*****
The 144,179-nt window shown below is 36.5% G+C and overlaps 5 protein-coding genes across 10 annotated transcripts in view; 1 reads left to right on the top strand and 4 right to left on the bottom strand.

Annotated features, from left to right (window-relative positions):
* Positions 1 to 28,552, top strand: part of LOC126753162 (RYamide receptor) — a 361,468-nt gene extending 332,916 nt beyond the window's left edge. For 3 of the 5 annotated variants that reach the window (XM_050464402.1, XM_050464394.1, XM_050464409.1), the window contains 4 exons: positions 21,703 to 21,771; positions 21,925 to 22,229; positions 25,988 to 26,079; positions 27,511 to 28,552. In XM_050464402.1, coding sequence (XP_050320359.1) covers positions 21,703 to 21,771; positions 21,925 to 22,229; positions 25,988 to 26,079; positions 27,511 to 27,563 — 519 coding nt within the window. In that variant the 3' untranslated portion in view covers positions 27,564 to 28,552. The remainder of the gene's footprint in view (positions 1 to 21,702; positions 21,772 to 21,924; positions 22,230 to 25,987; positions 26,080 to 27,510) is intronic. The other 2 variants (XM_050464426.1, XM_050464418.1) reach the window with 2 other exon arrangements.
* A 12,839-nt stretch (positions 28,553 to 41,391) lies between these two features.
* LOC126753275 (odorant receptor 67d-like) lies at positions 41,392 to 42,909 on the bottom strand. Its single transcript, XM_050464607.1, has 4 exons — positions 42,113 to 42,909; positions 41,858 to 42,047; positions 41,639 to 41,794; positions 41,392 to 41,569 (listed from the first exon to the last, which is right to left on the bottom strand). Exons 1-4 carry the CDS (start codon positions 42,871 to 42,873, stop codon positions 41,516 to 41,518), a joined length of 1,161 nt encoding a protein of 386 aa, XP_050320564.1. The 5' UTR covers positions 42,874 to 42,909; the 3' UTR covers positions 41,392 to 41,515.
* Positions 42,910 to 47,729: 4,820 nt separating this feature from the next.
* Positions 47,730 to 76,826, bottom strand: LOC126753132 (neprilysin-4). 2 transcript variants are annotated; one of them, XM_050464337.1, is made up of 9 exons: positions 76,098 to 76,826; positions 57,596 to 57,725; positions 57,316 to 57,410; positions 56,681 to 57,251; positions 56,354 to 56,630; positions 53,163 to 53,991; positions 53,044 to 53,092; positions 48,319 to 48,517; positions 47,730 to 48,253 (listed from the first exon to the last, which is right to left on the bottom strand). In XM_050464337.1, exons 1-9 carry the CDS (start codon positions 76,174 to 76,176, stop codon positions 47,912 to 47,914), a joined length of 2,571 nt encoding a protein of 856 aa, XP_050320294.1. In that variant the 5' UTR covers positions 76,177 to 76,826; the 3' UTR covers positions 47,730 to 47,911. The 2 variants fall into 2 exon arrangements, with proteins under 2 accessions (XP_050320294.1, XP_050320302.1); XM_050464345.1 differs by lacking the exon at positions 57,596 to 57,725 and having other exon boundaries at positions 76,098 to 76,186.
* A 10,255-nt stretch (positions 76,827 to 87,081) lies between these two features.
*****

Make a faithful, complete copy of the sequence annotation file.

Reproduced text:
The 144,179-nt window shown below is 36.5% G+C and overlaps 5 protein-coding genes across 10 annotated transcripts in view; 1 reads left to right on the top strand and 4 right to left on the bottom strand.

Annotated features, from left to right (window-relative positions):
* Positions 1 to 28,552, top strand: part of LOC126753162 (RYamide receptor) — a 361,468-nt gene extending 332,916 nt beyond the window's left edge. For 3 of the 5 annotated variants that reach the window (XM_050464402.1, XM_050464394.1, XM_050464409.1), the window contains 4 exons: positions 21,703 to 21,771; positions 21,925 to 22,229; positions 25,988 to 26,079; positions 27,511 to 28,552. In XM_050464402.1, coding sequence (XP_050320359.1) covers positions 21,703 to 21,771; positions 21,925 to 22,229; positions 25,988 to 26,079; positions 27,511 to 27,563 — 519 coding nt within the window. In that variant the 3' untranslated portion in view covers positions 27,564 to 28,552. The remainder of the gene's footprint in view (positions 1 to 21,702; positions 21,772 to 21,924; positions 22,230 to 25,987; positions 26,080 to 27,510) is intronic. The other 2 variants (XM_050464426.1, XM_050464418.1) reach the window with 2 other exon arrangements.
* A 12,839-nt stretch (positions 28,553 to 41,391) lies between these two features.
* LOC126753275 (odorant receptor 67d-like) lies at positions 41,392 to 42,909 on the bottom strand. Its single transcript, XM_050464607.1, has 4 exons — positions 42,113 to 42,909; positions 41,858 to 42,047; positions 41,639 to 41,794; positions 41,392 to 41,569 (listed from the first exon to the last, which is right to left on the bottom strand). Exons 1-4 carry the CDS (start codon positions 42,871 to 42,873, stop codon positions 41,516 to 41,518), a joined length of 1,161 nt encoding a protein of 386 aa, XP_050320564.1. The 5' UTR covers positions 42,874 to 42,909; the 3' UTR covers positions 41,392 to 41,515.
* Positions 42,910 to 47,729: 4,820 nt separating this feature from the next.
* Positions 47,730 to 76,826, bottom strand: LOC126753132 (neprilysin-4). 2 transcript variants are annotated; one of them, XM_050464337.1, is made up of 9 exons: positions 76,098 to 76,826; positions 57,596 to 57,725; positions 57,316 to 57,410; positions 56,681 to 57,251; positions 56,354 to 56,630; positions 53,163 to 53,991; positions 53,044 to 53,092; positions 48,319 to 48,517; positions 47,730 to 48,253 (listed from the first exon to the last, which is right to left on the bottom strand). In XM_050464337.1, exons 1-9 carry the CDS (start codon positions 76,174 to 76,176, stop codon positions 47,912 to 47,914), a joined length of 2,571 nt encoding a protein of 856 aa, XP_050320294.1. In that variant the 5' UTR covers positions 76,177 to 76,826; the 3' UTR covers positions 47,730 to 47,911. The 2 variants fall into 2 exon arrangements, with proteins under 2 accessions (XP_050320294.1, XP_050320302.1); XM_050464345.1 differs by lacking the exon at positions 57,596 to 57,725 and having other exon boundaries at positions 76,098 to 76,186.
* A 10,255-nt stretch (positions 76,827 to 87,081) lies between these two features.